the reliability that the hospital-wide frailty index determines premorbid frailty (although it has been well validated and applied carefully, following the protocols laid out in the Development and validation of a Hospital Frailty Risk Score focusing on older people in acute care settings using electronic hospital records: an observational study, published by the National Library of Medicine)
the ICD-10 code listed on HES records, either in primary or secondary diagnosis fields, may not be the same reason that a patient was admitted to hospital; during the pandemic, incidental COVID-19 may have often been recorded as the primary diagnosis for hospital attendance, even if the reason for attendance was a fall or fracture
it is possible that fewer episodes involving falls or fractures occurred during the pandemic because of reluctance to attend a hospital facility
episodes data are inherently observational, so causal inference cannot be drawn
HES Admitted Patient Care (APC) records account for the most serious cases, but there may be many A&E attendances that are not accounted for; most hospital activity related to falls may be captured in the Emergency Care Data Set (ECDS), however relevant condition fields in ECDS records are not mandatory and are only completed in a quarter of cases where attendance was injury-related, so any A&E data would be incomplete -- focusing on APC records means a more complete picture of serious cases likely to result in new-onset disability can be captured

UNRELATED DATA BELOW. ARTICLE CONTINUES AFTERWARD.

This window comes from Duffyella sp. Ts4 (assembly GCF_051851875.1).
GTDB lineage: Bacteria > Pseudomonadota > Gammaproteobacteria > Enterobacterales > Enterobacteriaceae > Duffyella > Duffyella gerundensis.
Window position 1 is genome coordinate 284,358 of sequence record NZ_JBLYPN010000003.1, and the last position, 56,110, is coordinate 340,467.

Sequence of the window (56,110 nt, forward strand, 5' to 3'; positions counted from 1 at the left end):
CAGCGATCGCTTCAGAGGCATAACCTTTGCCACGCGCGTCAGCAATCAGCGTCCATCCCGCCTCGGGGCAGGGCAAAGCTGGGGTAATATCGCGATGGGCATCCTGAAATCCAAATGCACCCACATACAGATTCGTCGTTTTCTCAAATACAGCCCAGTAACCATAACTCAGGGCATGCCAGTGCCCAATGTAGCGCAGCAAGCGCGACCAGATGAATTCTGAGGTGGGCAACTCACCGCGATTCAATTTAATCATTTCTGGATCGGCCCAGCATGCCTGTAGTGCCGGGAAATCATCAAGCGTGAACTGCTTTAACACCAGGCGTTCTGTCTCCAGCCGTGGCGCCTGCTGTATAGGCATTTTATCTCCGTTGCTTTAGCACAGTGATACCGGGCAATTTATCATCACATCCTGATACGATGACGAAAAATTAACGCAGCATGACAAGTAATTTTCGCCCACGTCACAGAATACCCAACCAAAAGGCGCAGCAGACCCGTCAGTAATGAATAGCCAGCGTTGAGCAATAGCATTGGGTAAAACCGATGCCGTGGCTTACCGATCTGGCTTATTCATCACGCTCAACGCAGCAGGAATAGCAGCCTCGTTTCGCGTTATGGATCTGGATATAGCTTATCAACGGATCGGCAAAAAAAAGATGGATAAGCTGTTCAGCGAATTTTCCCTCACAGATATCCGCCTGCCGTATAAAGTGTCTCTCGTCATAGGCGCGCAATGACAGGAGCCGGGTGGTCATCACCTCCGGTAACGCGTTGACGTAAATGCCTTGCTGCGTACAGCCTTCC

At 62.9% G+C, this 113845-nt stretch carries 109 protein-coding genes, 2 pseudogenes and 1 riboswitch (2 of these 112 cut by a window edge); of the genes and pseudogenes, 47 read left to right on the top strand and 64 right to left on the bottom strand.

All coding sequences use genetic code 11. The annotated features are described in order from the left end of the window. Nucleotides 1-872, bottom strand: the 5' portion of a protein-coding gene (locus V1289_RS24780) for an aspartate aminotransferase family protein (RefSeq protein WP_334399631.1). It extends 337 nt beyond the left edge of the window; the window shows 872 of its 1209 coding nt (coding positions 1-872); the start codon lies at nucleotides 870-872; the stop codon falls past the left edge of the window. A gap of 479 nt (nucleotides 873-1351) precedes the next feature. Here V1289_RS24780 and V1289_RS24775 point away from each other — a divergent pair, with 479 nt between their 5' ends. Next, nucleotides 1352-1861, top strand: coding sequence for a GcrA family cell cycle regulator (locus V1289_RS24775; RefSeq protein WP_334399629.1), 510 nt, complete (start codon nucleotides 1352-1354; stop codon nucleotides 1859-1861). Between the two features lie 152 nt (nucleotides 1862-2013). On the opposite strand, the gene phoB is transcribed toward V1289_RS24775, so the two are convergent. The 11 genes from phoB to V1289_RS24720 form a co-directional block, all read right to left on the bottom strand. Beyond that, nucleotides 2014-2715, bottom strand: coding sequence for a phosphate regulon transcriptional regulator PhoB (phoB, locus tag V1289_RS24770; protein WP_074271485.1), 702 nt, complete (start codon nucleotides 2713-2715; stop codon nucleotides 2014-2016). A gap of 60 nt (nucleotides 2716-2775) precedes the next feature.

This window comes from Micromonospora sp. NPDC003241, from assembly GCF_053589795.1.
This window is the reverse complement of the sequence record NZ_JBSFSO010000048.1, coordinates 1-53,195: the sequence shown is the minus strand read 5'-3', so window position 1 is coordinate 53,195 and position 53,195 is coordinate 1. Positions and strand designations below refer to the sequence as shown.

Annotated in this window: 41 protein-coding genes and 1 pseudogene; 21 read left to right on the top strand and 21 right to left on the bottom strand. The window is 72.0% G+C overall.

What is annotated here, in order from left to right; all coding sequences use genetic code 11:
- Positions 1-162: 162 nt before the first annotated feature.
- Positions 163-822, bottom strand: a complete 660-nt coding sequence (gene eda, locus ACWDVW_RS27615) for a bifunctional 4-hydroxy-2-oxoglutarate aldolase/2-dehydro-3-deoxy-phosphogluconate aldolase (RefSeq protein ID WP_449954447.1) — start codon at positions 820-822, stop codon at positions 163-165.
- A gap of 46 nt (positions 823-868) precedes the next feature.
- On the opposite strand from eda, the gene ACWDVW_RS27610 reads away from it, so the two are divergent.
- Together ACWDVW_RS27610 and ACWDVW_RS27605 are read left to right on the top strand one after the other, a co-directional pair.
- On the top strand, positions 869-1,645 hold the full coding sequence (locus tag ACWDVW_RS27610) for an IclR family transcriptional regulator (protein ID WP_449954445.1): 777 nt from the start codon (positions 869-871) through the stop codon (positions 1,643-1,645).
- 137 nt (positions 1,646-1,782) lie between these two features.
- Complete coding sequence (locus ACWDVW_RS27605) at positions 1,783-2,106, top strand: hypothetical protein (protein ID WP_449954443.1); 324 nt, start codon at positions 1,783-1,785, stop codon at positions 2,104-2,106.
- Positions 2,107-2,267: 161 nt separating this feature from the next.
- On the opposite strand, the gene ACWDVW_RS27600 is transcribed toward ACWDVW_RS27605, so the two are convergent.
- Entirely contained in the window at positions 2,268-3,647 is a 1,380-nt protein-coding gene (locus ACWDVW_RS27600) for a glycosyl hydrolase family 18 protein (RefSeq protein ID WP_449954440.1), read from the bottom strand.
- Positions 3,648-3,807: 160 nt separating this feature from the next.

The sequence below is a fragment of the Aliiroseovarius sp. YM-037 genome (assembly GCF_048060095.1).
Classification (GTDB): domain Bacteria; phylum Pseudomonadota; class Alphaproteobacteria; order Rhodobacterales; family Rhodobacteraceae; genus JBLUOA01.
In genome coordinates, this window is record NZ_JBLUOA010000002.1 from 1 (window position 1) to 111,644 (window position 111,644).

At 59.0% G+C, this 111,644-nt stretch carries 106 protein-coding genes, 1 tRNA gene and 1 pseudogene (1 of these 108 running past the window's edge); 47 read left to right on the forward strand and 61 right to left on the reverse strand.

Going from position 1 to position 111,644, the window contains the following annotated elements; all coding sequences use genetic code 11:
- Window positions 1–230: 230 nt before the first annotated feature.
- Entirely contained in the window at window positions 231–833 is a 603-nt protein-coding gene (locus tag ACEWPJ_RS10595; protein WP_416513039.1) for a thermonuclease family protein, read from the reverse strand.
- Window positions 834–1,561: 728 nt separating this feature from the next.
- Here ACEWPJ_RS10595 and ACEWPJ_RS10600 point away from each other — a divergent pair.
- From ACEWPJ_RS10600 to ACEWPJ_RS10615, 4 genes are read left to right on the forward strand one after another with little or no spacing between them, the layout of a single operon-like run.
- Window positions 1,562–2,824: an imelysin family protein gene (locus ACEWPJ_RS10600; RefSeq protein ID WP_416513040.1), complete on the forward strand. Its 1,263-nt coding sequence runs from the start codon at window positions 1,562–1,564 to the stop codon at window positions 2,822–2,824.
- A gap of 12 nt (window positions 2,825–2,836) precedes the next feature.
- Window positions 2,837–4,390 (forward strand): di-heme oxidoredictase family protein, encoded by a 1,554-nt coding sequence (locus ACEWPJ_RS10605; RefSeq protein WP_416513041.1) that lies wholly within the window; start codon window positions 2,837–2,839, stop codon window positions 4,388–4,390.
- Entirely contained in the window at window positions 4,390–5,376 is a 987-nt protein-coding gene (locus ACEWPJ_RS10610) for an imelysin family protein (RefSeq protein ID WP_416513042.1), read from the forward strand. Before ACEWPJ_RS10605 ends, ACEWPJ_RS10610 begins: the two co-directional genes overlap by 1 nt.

forecasting models used for this analysis make assumptions that all background conditions remain at a constant rate of change, which is not a realistic assumption
if a patient is transferred between consultants or healthcare providers during their hospitalisation, this may be recorded as more than one hospital episode; therefore, it is possible that a single fall or fracture could be counted more than once in this analysis
A hospital episode is a time period within a hospitalisation where the patient is in the continuous care of one consultant or healthcare provider. A patient may be transferred from one consultant to another during their stay, which would result in there being two or more episode records for the hospitalisation.
For the purposes of this research, the pandemic period was defined as 24 January 2020 to 31 December 2021.
For the purposes of this research, the pre-pandemic period was defined as 1 January 2013 to 23 January 2020.
Autoregressive Integrated Moving Average (ARIMA) forecast models
ARIMA is a commonly used statistical technique for time series modelling.Back to table of contents
Further research is required to understand how coronavirus (COVID-19) infection, social isolation, immobility, and physical and cognitive deconditioning each contributed to observed variations of hospital episodes in England involving falls and fractures from their expected trajectory. We hope to use risk modelling to assess the risk of experiencing a fall, fracture, or frail fall and fracture, if a patient reported a positive case of COVID-19.Back to table of contents
Office for National Statistics (ONS), released 28 April 2023, ONS website, methodology, Coronavirus and the estimated impact on hospital episodes involving falls and fractures – sources and methods, England